NEW YORK, Sept. 16 (GenomeWeb News) - Investor, philanthropist, and Microsoft co-founder Paul Allen today committed $100 million in seed money to launch the nonprofit Allen Institute for Brain Science - a Seattle-based neuroscience research organization whose first project will be creating a map of the mammalian brain at the cellular level.
The so-called Allen Brain Atlas will present gene expression data within the context of brain circuitry and cell location. The project is expected to take approximately five years, with the first release of data scheduled for the first quarter of 2004.
"Over the last decade I have become increasingly interested in the fields of genomics and neuroscience, and their important role in human development, behavior, and health," Allen said in a statement.
The Atlas will be accessible in the public domain, Allen said. "[B]y collaborating with scientific experts around the world, we believe this is a historic opportunity to unite the genome and the brain - and use the data and technology to tackle the challenges of neurodevelopmental, neurodegenerative, and psychiatric disease."
The project will initially build a gene expression atlas of the brain of a mouse using publicly available mouse genome data, relying on comparative genomics to transfer findings about the mouse brain to human. Further information about the project is available here.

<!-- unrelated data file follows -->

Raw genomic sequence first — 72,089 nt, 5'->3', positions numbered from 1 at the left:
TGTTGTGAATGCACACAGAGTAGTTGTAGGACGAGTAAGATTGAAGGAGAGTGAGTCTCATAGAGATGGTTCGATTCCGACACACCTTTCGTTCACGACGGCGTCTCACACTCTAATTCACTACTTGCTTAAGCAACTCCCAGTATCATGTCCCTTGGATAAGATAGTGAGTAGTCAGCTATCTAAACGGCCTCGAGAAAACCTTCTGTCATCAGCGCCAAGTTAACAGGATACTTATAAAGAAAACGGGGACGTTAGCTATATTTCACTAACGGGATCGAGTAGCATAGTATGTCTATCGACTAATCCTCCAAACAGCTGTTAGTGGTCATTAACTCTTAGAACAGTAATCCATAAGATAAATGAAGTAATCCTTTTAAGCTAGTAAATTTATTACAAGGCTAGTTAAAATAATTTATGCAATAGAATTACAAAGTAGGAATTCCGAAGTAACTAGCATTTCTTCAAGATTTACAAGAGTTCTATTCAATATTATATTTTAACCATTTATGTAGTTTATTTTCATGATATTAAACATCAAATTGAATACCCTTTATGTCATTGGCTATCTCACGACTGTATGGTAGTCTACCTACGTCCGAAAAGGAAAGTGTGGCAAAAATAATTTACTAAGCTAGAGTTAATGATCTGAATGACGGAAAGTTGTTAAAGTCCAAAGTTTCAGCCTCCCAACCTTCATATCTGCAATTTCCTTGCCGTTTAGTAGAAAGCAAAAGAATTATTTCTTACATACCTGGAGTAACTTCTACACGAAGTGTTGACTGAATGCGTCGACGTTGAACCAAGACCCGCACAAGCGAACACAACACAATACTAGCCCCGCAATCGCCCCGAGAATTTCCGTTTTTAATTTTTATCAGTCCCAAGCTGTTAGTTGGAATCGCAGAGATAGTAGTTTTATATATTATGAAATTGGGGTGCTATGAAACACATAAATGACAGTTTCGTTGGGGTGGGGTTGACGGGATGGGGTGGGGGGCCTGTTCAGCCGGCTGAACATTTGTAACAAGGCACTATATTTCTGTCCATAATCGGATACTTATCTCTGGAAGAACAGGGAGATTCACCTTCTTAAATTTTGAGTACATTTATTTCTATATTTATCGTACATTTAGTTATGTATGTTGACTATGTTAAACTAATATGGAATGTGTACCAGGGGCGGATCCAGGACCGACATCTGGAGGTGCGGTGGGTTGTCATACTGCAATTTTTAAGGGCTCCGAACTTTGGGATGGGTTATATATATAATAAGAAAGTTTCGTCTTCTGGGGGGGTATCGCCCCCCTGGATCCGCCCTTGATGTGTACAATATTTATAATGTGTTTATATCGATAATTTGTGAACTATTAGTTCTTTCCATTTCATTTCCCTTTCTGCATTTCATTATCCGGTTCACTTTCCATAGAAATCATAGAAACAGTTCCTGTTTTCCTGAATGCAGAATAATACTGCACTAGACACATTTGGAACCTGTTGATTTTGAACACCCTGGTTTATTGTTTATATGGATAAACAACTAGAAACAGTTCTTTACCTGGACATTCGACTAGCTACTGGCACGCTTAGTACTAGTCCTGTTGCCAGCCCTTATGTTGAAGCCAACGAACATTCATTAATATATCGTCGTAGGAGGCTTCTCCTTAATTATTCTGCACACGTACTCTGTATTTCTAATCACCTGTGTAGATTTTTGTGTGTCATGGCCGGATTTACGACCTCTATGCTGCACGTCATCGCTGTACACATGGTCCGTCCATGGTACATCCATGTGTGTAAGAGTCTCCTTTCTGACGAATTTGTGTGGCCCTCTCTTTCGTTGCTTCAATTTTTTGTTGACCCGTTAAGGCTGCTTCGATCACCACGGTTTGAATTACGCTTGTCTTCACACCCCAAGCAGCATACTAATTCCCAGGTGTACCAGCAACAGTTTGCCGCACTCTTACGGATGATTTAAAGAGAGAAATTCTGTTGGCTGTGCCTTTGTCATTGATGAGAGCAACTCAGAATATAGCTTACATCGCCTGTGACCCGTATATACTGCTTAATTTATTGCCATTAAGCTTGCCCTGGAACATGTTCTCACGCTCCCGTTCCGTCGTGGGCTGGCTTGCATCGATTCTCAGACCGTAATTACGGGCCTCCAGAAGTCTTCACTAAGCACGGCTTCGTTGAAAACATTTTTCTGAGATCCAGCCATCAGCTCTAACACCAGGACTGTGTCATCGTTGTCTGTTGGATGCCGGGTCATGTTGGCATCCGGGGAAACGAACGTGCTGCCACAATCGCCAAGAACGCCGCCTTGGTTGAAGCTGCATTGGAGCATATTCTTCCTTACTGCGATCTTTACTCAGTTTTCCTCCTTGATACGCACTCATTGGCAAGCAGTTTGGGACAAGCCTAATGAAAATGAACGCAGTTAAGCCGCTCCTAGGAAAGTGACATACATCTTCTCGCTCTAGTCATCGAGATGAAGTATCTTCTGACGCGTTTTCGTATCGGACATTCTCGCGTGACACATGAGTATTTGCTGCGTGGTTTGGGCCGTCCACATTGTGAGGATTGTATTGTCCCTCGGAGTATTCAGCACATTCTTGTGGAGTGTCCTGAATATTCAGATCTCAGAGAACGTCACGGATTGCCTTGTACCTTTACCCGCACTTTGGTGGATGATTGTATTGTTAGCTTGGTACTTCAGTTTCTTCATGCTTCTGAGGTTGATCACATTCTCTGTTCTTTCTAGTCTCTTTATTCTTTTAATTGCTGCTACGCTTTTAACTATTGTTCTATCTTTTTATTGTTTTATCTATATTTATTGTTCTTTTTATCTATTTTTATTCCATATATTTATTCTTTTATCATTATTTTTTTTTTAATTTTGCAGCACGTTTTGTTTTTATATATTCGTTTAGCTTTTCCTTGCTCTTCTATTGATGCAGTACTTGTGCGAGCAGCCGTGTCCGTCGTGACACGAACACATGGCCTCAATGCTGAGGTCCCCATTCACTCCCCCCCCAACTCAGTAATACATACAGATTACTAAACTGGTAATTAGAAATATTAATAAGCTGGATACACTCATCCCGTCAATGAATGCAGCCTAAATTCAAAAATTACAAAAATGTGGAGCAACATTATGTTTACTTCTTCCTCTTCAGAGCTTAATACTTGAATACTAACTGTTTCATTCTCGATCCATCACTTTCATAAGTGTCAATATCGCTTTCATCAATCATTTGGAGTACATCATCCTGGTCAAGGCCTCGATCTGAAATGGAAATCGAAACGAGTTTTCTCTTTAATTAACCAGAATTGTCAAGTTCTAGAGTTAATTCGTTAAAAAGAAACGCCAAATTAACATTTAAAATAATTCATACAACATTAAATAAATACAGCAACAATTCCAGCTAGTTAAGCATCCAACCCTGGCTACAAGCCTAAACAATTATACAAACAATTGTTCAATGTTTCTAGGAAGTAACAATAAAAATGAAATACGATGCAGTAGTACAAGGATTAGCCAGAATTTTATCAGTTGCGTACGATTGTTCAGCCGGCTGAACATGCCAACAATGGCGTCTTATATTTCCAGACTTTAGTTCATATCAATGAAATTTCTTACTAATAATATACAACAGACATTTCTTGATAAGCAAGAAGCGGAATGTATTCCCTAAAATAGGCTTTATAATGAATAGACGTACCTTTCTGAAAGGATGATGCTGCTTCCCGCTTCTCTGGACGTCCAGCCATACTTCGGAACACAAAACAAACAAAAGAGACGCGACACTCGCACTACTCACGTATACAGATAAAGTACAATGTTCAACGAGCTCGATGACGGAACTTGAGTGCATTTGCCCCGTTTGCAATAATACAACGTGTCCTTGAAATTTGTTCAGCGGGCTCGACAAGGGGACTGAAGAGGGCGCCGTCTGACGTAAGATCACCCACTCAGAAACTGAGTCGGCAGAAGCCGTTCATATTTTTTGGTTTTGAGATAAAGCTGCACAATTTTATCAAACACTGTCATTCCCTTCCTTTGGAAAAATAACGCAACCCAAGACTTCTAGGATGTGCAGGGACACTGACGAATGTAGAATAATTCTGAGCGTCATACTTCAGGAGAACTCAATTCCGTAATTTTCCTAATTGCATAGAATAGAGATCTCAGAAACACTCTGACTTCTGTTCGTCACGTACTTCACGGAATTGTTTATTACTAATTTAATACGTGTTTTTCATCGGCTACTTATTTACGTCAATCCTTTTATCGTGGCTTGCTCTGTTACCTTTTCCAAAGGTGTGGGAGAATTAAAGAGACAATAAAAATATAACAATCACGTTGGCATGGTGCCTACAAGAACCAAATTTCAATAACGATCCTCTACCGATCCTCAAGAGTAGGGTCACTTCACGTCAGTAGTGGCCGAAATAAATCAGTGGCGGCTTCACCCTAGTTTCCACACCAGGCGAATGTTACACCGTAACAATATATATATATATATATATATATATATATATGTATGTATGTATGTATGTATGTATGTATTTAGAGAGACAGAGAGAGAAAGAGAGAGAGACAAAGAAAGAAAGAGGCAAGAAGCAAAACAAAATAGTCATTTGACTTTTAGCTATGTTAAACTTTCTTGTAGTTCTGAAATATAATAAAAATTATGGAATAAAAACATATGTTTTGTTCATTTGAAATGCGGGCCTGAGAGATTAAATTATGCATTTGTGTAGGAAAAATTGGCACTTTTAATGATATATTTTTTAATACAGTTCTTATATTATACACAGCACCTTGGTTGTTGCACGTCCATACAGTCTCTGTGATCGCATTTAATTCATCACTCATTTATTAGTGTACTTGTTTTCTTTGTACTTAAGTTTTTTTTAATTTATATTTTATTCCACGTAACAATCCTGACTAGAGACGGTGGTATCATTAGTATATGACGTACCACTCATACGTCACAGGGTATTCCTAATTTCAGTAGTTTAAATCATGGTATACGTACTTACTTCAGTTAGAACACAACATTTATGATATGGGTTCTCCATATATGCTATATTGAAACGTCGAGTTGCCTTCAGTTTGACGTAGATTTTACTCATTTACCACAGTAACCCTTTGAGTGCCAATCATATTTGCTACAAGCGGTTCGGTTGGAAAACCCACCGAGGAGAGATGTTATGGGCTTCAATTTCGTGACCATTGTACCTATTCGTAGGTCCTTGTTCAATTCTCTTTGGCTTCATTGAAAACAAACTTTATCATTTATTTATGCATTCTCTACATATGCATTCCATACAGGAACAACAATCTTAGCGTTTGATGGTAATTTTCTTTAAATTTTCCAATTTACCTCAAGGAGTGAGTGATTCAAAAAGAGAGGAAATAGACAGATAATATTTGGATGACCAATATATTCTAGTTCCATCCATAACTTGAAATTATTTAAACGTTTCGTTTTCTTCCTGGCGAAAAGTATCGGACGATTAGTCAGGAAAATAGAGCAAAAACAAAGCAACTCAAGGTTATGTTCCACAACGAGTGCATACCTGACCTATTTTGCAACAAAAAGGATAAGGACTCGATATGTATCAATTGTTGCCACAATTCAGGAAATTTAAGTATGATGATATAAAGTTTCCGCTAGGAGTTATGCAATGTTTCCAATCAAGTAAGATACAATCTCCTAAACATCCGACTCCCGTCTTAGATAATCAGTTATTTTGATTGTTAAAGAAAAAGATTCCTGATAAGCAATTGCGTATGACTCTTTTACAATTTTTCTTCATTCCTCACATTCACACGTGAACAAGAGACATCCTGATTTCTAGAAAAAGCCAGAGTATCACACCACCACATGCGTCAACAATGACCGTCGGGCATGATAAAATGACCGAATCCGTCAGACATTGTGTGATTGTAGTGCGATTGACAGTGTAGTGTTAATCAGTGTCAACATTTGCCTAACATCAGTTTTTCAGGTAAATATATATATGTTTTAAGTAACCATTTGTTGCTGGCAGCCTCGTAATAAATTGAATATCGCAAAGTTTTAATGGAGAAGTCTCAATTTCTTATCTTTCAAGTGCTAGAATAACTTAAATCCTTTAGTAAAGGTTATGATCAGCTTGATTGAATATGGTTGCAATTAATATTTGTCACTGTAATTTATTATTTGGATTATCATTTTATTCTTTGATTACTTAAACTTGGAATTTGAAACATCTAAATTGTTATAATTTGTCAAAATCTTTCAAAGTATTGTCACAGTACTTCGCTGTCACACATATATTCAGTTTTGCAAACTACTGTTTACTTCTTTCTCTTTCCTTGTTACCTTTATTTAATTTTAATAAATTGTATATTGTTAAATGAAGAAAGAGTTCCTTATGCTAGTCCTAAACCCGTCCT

Mark Boguski, formerly senior vice president of R&D for Rosetta Inpharmatics, will lead the multidisciplinary team of researchers "recruited from both academia and industry" to carry out the Atlas project. Scientific advisors include David Anderson from the California Institute of Technology; Gregor Eichele from the Max Planck Institute; Richard Gibbs of Baylor College of Medicine; Steven Paul of Lilly Research Laboratories; Gregory Schuler from the National Center for Biotechnology Information; Joseph Takahashi of Northwestern University; Marc Tessier-Lavigne of Genentech; and Arthur Toga from the Laboratory of Neuro Imaging at UCLA. James Watson is also an advisor to the Allen Institute.
The institute said it plans to hire around 75 more scientists over the next few years.
In addition to Allen's investment, the Allen Institute for Brain Science is exploring "other sources of private and government funding" to support the Atlas project.